Well, I don't deny that we have a problem. But what terrifies me is that the potential solution is even worse than the existing problem.

Example: by the time of the early 20th century, Imperial Russia had grave and onerous problems. It was technologically backward. It had antiquated and unworkable institutions. It was militantly autocratic. And it had a level of inequality that makes modern American look like an Israeli kibbutz. Problems were rampant.

Then, 1917 came around... offering a solution. But it seems to me that the solution was vastly worse than the former problem.
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Old 04-23-2019, 08:16 PM
 
Location: Aurora Denveralis
6,741 posts, read 2,348,075 times
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Quote:
Originally Posted by ohio_peasant View Post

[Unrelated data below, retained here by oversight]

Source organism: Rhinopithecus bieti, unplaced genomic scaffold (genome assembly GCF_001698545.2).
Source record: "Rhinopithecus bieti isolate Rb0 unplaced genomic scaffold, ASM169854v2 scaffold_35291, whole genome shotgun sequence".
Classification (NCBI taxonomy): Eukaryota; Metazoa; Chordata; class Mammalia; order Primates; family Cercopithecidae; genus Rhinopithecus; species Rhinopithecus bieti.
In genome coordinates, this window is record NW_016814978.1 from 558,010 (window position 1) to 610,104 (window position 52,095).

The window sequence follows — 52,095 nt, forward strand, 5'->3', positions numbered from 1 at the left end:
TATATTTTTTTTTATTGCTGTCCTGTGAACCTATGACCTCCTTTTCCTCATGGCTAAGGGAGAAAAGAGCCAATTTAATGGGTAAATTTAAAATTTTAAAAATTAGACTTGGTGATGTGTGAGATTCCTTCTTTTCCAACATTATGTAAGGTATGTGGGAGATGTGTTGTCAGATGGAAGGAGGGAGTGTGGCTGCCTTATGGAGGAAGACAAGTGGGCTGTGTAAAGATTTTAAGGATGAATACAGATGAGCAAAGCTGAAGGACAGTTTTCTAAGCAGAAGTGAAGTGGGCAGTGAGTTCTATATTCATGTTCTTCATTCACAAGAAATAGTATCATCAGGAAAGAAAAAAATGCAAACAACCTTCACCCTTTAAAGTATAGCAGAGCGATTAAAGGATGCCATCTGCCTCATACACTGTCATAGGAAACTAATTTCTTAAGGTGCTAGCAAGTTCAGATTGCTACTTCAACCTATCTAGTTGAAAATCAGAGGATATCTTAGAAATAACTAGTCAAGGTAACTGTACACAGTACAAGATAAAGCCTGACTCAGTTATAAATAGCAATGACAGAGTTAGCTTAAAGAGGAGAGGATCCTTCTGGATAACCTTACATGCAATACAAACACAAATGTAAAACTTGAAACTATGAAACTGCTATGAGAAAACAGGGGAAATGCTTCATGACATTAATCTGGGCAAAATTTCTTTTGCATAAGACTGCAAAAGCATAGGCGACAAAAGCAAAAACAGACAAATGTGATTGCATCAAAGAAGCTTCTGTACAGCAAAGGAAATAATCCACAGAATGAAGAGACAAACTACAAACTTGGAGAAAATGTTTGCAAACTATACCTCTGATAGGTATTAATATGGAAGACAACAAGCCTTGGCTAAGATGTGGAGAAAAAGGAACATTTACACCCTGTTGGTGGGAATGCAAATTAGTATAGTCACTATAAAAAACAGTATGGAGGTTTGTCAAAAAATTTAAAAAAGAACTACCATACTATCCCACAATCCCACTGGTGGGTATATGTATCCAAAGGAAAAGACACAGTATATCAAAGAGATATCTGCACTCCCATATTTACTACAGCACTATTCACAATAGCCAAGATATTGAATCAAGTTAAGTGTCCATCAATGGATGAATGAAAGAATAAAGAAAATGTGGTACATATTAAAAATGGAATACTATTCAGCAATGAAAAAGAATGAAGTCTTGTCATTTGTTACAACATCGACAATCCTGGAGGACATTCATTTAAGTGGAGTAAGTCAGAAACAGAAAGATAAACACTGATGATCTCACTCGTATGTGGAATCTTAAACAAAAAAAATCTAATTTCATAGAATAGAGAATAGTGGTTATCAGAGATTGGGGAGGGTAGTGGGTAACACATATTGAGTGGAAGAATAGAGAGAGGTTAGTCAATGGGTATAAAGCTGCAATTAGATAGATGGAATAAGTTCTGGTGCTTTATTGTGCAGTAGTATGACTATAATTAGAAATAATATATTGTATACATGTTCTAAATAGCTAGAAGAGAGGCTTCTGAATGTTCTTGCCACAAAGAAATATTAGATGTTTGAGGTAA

Well, I don't deny that we have a problem. But what terrifies me is that the potential solution is even worse than the existing problem.
Well... this demands way too big an answer. But I think you're going to extremes by citing what may be the worst political/economic/social regime change of modern history. After all, that little change of direction ca. 1776-1782 worked out pretty well, and a lot of countries modeled a completely new future on it. It's worked pretty well, globally, for a couple of hundred years.

But probably not much longer.

I'll just say that this is not a time in history where some of us are sitting around thinking, "Gee, I wonder if I could whomp up a better system for humanity." (That would be, roughly, a third of world population since we started banging rocks together.) I think we are approaching a crisis of such scale and complexity that we have no choice but to develop and implement a "better" system - one that does not try to solve tomorrow's problems with yesterday's assumptions and methods. We are not at yet another iteration of Malthusian doom; we are racing off a cliff the likes of which has never been seen in human history - certainly not on a global scale. This time there will be nowhere to run, no country to leave behind for a shining new world. Blithely saying things like we got through this before or panickers are always wrong or such comforting booshwah is to ignore multiple terrifying trends.